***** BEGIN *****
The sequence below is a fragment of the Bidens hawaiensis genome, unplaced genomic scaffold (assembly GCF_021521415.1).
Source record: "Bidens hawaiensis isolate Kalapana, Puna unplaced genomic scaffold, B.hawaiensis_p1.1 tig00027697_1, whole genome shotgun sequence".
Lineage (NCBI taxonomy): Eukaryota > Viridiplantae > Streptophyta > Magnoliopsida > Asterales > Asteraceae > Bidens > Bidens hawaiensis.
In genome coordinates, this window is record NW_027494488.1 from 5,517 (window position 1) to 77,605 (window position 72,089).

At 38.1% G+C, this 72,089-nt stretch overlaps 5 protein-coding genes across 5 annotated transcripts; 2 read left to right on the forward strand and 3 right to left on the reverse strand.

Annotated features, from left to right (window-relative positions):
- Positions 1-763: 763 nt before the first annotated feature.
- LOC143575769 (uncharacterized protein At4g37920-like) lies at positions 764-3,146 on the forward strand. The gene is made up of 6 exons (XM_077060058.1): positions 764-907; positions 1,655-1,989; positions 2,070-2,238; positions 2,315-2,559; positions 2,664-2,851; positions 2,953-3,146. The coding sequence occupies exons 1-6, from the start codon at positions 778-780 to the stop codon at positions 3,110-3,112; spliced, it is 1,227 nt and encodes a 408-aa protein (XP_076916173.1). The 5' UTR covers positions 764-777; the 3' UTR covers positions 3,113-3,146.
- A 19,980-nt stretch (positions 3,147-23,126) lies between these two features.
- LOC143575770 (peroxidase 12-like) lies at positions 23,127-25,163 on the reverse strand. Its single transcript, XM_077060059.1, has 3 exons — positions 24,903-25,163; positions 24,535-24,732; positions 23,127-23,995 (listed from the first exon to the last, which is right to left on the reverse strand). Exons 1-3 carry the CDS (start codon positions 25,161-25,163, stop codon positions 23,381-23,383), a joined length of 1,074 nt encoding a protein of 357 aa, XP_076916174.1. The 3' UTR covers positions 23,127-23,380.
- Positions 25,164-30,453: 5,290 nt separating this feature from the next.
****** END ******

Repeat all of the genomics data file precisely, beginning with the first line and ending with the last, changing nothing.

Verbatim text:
The sequence below is a fragment of the Bidens hawaiensis genome, unplaced genomic scaffold (assembly GCF_021521415.1).
Source record: "Bidens hawaiensis isolate Kalapana, Puna unplaced genomic scaffold, B.hawaiensis_p1.1 tig00027697_1, whole genome shotgun sequence".
Lineage (NCBI taxonomy): Eukaryota > Viridiplantae > Streptophyta > Magnoliopsida > Asterales > Asteraceae > Bidens > Bidens hawaiensis.
In genome coordinates, this window is record NW_027494488.1 from 5,517 (window position 1) to 77,605 (window position 72,089).

At 38.1% G+C, this 72,089-nt stretch overlaps 5 protein-coding genes across 5 annotated transcripts; 2 read left to right on the forward strand and 3 right to left on the reverse strand.

Annotated features, from left to right (window-relative positions):
- Positions 1-763: 763 nt before the first annotated feature.
- LOC143575769 (uncharacterized protein At4g37920-like) lies at positions 764-3,146 on the forward strand. The gene is made up of 6 exons (XM_077060058.1): positions 764-907; positions 1,655-1,989; positions 2,070-2,238; positions 2,315-2,559; positions 2,664-2,851; positions 2,953-3,146. The coding sequence occupies exons 1-6, from the start codon at positions 778-780 to the stop codon at positions 3,110-3,112; spliced, it is 1,227 nt and encodes a 408-aa protein (XP_076916173.1). The 5' UTR covers positions 764-777; the 3' UTR covers positions 3,113-3,146.
- A 19,980-nt stretch (positions 3,147-23,126) lies between these two features.
- LOC143575770 (peroxidase 12-like) lies at positions 23,127-25,163 on the reverse strand. Its single transcript, XM_077060059.1, has 3 exons — positions 24,903-25,163; positions 24,535-24,732; positions 23,127-23,995 (listed from the first exon to the last, which is right to left on the reverse strand). Exons 1-3 carry the CDS (start codon positions 25,161-25,163, stop codon positions 23,381-23,383), a joined length of 1,074 nt encoding a protein of 357 aa, XP_076916174.1. The 3' UTR covers positions 23,127-23,380.
- Positions 25,164-30,453: 5,290 nt separating this feature from the next.